Saturday, 26 May 2012

Following your own formula (Out this week - 25/05/12)

Very quiet this week, after five weeks of double figure releases we're down to just seven picks hitting the multiplexes (although if I'm perfectly honest only 3 of them are actually coming on strong with the other four all limited release foreign language choices). We're deep within the blockbuster season now, with all the necessary large scale counterprogramming that is such a part of the season. Mind you choosing the top film this week is hardly a stretch. There aren't many US auteurs as recognisable as Wes Anderson, every frame, every shot can instantly be categorised as part of his canon, and it's fair to say the style has it's fans and acolytes - note how last years Submarine was instantly compared to Anderson's work. Unsurprisingly then the runs like a gay film of the week is Moonrise Kingdom.

Last week The Dictator did indeed climb it's way to the top of the box office charts, taking nearly double Avenger Assemble in it's fourth weekend. Although both of these will drift downwards now, especially Sacha Baron Cohen's showcase which will, I expect, slip significantly leaving an easy win for Will Smith's return to the big screen with Men in Black 3.

Moonrise Kingdom

Anderson is an acquired taste, a director who splits audiences between those who can stomach his artificial and ordered universe and those who cannot. Personally I tend to err of the anti-side but I cannot deny the superb reviews and craftmanship involved so it's an easy pick for the top film. As ever the cast for this teenage love story is amazing with Bill Murray, Edward Norton, Frances McDormand, Tilda Swinton and a cameoing Harvey Keitel among the stars on board.

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Read on for a unique take on fairy tales, time travelling aliens and the ultimate in self help book adaptations.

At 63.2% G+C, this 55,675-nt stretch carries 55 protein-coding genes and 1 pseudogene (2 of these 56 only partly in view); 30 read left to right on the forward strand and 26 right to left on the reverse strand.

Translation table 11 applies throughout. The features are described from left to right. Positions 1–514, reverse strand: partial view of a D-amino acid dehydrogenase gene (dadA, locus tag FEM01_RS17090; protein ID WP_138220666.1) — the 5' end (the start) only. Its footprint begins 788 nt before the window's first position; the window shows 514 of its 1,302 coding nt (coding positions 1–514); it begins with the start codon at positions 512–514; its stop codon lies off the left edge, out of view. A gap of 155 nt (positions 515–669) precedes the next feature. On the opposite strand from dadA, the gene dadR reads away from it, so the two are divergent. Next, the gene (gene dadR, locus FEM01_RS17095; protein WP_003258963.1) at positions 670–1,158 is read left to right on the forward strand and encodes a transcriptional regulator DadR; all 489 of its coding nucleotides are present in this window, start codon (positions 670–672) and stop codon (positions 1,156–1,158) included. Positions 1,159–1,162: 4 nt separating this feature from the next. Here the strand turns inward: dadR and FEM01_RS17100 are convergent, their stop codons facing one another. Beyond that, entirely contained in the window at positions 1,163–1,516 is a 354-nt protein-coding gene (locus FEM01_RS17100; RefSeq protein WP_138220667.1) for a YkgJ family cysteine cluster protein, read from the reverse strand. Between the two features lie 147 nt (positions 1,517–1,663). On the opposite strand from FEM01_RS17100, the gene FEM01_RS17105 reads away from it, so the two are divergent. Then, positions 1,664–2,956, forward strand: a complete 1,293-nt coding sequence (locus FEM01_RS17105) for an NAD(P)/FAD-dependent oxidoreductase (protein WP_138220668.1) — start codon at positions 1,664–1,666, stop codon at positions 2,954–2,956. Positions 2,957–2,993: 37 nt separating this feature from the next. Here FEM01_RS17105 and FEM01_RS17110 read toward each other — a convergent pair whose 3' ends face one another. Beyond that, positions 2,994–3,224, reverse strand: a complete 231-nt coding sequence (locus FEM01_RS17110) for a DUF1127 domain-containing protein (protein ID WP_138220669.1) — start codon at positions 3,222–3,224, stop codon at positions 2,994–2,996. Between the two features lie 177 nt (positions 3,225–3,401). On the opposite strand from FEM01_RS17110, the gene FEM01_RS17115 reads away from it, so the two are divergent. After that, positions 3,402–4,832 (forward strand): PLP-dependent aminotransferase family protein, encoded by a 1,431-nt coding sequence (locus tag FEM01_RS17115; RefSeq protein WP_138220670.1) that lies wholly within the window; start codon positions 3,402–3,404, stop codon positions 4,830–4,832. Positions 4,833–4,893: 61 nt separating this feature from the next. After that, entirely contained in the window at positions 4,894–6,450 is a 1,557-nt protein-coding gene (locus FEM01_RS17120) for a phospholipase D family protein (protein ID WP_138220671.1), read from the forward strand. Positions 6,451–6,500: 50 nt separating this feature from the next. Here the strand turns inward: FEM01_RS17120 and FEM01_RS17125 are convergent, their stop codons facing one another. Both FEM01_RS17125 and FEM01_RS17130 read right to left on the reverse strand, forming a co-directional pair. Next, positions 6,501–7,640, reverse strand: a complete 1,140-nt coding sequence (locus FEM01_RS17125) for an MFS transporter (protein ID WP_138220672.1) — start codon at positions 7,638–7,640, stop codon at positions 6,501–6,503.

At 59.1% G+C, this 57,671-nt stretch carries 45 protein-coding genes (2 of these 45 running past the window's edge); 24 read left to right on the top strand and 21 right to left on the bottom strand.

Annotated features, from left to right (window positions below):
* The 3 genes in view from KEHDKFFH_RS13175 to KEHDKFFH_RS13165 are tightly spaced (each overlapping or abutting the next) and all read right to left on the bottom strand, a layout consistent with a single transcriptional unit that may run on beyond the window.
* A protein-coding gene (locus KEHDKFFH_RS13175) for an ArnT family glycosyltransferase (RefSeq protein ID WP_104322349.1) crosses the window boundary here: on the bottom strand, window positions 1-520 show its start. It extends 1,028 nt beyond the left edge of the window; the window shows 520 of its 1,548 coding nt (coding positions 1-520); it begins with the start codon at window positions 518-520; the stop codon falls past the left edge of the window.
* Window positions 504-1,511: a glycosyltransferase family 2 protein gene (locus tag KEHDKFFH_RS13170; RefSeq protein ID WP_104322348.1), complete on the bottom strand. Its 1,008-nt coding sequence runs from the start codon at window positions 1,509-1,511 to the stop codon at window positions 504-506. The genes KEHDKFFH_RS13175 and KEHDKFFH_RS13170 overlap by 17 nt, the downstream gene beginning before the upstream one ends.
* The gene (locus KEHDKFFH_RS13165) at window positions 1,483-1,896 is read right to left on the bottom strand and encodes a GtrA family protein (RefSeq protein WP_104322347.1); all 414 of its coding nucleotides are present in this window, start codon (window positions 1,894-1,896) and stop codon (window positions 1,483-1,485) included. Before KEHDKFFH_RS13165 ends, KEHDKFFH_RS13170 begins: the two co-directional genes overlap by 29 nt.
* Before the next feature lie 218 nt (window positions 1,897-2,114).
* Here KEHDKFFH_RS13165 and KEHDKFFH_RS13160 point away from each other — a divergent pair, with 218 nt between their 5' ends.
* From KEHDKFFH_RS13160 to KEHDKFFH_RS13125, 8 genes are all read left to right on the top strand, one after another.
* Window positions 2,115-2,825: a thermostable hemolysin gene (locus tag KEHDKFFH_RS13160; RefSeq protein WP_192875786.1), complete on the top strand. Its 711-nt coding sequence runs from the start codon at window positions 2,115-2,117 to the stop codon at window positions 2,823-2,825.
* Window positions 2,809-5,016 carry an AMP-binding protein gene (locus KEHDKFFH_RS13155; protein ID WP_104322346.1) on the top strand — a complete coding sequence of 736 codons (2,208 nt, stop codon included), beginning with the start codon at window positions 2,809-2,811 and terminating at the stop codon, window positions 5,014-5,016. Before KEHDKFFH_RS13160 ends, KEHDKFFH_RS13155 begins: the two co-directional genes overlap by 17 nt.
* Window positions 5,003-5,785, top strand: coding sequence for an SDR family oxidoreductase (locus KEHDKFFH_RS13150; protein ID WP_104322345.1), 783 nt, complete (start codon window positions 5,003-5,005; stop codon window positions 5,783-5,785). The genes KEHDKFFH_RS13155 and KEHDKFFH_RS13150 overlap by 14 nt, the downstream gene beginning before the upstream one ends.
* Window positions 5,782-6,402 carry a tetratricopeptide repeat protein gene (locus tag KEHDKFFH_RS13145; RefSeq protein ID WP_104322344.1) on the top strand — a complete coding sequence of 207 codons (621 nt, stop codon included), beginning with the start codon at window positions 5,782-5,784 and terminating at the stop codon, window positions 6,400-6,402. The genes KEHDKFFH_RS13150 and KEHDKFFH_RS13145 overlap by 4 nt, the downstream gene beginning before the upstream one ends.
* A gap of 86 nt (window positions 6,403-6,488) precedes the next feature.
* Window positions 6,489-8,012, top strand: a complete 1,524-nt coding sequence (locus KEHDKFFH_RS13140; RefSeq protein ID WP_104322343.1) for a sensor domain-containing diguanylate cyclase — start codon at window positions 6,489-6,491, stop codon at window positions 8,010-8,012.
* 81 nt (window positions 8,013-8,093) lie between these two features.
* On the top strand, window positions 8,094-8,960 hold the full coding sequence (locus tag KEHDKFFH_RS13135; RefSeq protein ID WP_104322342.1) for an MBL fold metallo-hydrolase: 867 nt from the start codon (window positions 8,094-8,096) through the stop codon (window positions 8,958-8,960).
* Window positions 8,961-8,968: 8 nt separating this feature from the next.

There's an element of enforced quirk to the proceedings, but couldn't you just take any frame from this trailer and put it on your wall?

Tales of the Night

This French animation is both exceptionally simply and deliciously complex in it's central conceit of using traditional silhouette puppetry styles to illustrate original fairy stories. If I had kids this would what I would take to the cinema to see.

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Hommes Libres

The classic French resistance sub-genre gets a welcome twist highlighting Algerian immigrants in their fight to help defeat the Nazi's from within. Cultural and religiously clashes abound in the thriller trailer and any film that includes the combined talents of Tahar Rahim and Michael Lonsdale must be worth taking a punt on.

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Men in Black 3

Coming 10 years after a disappointing sequel amid horrendous production difficulties it comes as no surprise that early reviews of the third entry in the popular comedic alien franchise have been scathing. Based on Will Smith's very own time travel idea it's a chance to see whether his charisma and box office pulling power has been retained after nearly four years off. I certainly won't be heading out to see the finished product no matter how well it performs with the masses or how good Josh Brolin's impersonation of Tommy Lee Jones. Emma Thompson also stars.